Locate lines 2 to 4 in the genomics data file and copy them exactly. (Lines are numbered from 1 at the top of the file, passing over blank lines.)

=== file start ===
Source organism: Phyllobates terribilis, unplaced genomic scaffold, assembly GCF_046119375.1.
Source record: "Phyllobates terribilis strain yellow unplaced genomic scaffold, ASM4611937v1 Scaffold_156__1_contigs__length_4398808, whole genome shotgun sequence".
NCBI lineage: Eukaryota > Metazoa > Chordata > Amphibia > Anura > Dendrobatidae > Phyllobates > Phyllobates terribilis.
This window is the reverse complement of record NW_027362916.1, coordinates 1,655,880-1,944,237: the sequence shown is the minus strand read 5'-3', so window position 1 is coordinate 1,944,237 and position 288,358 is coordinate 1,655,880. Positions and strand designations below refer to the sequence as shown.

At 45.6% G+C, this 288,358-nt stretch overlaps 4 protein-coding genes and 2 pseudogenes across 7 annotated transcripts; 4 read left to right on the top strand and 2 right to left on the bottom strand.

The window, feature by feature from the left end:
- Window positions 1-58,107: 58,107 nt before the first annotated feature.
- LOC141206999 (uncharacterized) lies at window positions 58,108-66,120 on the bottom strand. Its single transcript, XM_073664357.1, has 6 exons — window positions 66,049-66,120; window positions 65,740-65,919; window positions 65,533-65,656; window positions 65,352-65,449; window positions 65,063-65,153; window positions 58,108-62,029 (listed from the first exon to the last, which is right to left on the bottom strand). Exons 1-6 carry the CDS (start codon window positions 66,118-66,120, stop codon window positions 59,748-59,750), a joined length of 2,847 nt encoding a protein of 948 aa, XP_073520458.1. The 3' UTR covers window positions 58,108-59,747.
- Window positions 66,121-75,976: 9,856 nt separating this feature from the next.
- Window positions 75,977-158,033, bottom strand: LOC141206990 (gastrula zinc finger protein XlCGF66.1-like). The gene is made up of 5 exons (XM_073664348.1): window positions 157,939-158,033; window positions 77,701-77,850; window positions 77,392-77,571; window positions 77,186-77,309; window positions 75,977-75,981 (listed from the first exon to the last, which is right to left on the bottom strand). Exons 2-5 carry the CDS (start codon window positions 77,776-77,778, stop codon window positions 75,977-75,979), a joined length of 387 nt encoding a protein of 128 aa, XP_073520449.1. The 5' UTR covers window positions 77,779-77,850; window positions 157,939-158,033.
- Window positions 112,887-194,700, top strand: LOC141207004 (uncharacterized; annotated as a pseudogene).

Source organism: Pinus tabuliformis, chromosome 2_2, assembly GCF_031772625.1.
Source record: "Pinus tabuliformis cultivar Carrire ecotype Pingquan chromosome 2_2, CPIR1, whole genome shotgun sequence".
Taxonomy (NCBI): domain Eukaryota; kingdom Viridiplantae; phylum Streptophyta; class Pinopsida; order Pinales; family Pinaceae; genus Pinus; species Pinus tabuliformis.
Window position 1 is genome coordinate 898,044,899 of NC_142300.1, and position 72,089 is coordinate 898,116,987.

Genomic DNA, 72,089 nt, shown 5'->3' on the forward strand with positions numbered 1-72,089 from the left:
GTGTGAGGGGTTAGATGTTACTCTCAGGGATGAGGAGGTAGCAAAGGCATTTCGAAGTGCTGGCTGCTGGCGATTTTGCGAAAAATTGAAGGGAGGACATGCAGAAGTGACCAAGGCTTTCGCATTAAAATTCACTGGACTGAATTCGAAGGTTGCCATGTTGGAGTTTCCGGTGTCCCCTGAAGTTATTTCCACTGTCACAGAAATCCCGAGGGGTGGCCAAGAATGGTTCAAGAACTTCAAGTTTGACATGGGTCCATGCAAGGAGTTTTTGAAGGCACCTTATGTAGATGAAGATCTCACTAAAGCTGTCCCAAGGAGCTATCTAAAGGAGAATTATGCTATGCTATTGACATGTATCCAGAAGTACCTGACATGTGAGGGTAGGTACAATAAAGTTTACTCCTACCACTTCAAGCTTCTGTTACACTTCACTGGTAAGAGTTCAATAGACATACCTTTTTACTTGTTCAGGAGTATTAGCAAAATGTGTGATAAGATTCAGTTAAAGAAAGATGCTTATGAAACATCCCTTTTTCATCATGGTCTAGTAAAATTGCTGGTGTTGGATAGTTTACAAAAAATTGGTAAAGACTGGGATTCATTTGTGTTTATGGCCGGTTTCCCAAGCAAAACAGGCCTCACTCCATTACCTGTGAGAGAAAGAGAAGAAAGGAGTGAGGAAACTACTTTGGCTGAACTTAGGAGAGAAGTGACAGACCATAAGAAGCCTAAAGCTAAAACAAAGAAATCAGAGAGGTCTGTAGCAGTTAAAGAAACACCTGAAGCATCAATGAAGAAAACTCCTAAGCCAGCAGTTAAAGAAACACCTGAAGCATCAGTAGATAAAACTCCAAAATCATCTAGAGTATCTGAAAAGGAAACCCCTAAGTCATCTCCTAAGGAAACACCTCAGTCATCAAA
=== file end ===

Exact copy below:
Source record: "Phyllobates terribilis strain yellow unplaced genomic scaffold, ASM4611937v1 Scaffold_156__1_contigs__length_4398808, whole genome shotgun sequence".
NCBI lineage: Eukaryota > Metazoa > Chordata > Amphibia > Anura > Dendrobatidae > Phyllobates > Phyllobates terribilis.
This window is the reverse complement of record NW_027362916.1, coordinates 1,655,880-1,944,237: the sequence shown is the minus strand read 5'-3', so window position 1 is coordinate 1,944,237 and position 288,358 is coordinate 1,655,880. Positions and strand designations below refer to the sequence as shown.